The Residential Tenancy Act has been amended to support renters and landlords during the provincial state of emergency and to help prevent the spread of COVID-19. The amendments are in effect for the duration of the state of emergency. Talk to your landlord and make sure they are aware of the changes that have been made.
Tenants should pay rent wherever possible. The legislation still requires that tenants pay rent in full and on time.
- The state of emergency temporarily suspends a landlord’s ability to end a tenancy if a tenant does not pay the rent in full and on time
- A tenant who has not paid rent could face eviction once the state of emergency is over
Tenants facing difficulty as a result of the COVID-19 crisis should consider all assistance that is available to them, including:
Temporary Rent Supplement
The temporary rent supplement will provide up to $500 per month.
- It will be available to low to-moderate-income renters who are facing financial hardship as a result of the COVID-19 crisis, but do not qualify for existing rental assistance programs
- Applications for the supplement are now open on the BC Housing website
- The supplement will be paid directly to landlords
A landlord can give a notice for rent increase during the state of emergency.
- The rent increase will not come into effect until the state of emergency is over
If a landlord has already given a notice for rent increase, the increase will not come into effect until after the state of emergency is over.
- For example, if your rent was set to increase on April 1, 2020, you should continue to pay your existing, pre-increase amount
- If a tenant has given their landlord post-dated cheques, the tenant should request that the cheques be returned to them and they can issue new cheques
If a landlord does collect the increase amount during the state of emergency, the tenant can deduct the additional amount from future rent payments.
Accessing Rental Units & Common Areas
To encourage physical distancing and minimize the transmission of COVID-19, landlords are not permitted to enter the rental unit without the consent of the tenant (even if proper notice has been served) unless there is risk to personal property or life.
A tenant must give consent for a landlord to enter the rental unit for the following reasons:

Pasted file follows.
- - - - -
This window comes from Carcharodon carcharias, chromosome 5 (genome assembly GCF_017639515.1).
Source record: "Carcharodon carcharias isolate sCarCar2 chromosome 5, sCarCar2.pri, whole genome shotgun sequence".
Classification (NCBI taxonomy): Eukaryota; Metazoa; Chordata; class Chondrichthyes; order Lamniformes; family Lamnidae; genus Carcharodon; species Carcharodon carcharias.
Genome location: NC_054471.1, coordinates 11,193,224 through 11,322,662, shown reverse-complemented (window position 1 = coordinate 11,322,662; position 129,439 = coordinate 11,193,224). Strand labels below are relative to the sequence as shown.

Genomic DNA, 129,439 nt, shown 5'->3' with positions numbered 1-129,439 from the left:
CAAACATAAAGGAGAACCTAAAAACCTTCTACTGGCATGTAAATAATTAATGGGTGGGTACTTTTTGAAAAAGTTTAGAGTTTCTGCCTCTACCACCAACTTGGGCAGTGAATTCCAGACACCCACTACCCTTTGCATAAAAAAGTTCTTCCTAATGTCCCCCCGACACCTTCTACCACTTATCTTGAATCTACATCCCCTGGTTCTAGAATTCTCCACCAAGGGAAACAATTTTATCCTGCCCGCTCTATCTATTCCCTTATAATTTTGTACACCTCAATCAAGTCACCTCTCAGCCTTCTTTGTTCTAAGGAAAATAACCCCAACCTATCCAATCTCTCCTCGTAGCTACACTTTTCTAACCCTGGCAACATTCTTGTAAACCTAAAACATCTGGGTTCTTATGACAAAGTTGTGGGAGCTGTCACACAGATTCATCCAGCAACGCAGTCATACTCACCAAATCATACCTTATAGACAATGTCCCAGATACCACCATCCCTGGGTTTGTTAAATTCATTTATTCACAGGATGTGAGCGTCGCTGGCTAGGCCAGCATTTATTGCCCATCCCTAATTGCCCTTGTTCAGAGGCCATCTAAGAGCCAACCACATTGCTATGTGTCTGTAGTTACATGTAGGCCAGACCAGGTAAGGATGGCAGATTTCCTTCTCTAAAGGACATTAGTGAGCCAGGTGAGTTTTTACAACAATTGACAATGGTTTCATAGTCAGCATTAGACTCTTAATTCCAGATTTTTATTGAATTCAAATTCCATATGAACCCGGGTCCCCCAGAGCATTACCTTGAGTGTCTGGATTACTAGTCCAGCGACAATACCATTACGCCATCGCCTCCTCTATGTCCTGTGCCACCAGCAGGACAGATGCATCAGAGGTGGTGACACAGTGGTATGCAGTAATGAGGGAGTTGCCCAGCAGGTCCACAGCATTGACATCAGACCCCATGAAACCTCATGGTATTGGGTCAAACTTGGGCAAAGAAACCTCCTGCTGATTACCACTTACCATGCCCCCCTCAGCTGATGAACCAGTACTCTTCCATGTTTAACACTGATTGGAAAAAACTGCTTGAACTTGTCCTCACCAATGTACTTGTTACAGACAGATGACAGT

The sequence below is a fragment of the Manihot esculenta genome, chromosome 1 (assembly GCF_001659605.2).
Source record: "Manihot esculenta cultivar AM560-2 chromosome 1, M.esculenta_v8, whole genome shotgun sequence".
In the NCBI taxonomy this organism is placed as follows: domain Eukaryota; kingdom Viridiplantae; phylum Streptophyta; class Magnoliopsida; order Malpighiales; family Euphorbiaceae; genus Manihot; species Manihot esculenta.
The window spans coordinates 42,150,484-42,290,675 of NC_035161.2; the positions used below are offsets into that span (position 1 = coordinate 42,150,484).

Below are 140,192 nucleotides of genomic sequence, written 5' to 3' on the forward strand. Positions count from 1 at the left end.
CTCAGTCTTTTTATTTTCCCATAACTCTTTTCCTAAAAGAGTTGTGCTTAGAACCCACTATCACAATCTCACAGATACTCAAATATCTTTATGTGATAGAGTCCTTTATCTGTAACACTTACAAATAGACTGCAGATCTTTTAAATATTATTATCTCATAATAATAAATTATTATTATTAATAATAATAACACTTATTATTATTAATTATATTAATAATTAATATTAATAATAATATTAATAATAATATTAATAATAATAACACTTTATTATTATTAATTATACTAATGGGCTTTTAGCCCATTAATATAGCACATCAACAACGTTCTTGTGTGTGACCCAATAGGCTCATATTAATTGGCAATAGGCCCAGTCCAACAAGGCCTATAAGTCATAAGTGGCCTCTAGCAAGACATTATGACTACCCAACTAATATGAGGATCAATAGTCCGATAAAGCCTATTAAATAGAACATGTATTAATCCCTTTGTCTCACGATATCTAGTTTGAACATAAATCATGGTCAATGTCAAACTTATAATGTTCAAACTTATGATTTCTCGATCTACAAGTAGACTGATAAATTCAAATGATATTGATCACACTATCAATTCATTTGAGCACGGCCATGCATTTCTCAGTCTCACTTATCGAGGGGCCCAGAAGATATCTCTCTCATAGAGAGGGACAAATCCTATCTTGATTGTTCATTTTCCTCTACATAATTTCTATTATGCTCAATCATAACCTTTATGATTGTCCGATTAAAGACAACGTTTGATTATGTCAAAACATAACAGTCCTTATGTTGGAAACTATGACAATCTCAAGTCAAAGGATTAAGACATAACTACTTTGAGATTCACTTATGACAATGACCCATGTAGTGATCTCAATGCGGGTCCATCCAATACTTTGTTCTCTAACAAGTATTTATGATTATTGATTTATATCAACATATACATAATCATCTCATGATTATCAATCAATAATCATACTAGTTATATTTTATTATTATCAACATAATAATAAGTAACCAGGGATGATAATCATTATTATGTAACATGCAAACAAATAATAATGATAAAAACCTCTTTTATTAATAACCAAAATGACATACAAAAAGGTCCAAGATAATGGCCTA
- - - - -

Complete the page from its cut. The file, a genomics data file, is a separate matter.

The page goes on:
- Making regular repairs
- Showing the unit to prospective tenants
- Hosting an open house
A landlord can reasonably restrict or schedule the use of common or shared areas to support social distancing and prevent the spread of the virus.
- This applies to both tenants and guests of the rental building
- A landlord must not prevent or interfere with the access to the tenant’s rental unit
Most evictions are not allowed during the state of emergency.
- Notices to end tenancy cannot be given for any reason during the state of emergency
- In exceptional circumstances, a landlord may apply directly to the Residential Tenancy Branch to end the tenancy
Landlords cannot give notice to end tenancy for:
- Unpaid rent or utilities
- Landlord or purchaser use
- End of employment as a caretaker
- End of employment if the rental unit is being rented as a condition of employment
- Demolition, renovation, and conversion of a rental unit (or closure of a manufactured home park)
- Failure to qualify for a rental unit in subsidized housing
Landlords can apply to end a tenancy if it would be unreasonable, or unfair to the landlord or other occupants of the residential property, to wait for the state of emergency to end and the tenant or a person permitted on the residential property by the tenant has:
- Significantly interfered with or unreasonably disturbed another occupant or the landlord of the residential property
- Seriously jeopardized the health or safety or a lawful right or interest of the landlord or another occupant
- Put the landlord's property at significant risk
- Caused extraordinary damage to the residential property
- Engaged in illegal activity that has Caused or is likely to cause damage to the landlord's property, Adversely affected or is likely to adversely affect the quiet enjoyment, security, safety or physical well-being of another occupant of the residential property and Jeopardized or is likely to jeopardize a lawful right or interest of another occupant or the landlord
Landlords can also apply to end a tenancy if:
- The rental unit must be vacated to comply with an order of a municipal, provincial or federal authority
- The rental unit is uninhabitable
- The tenancy agreement is otherwise frustrated
CLICK HERE for more information on BC Residential Tenancies.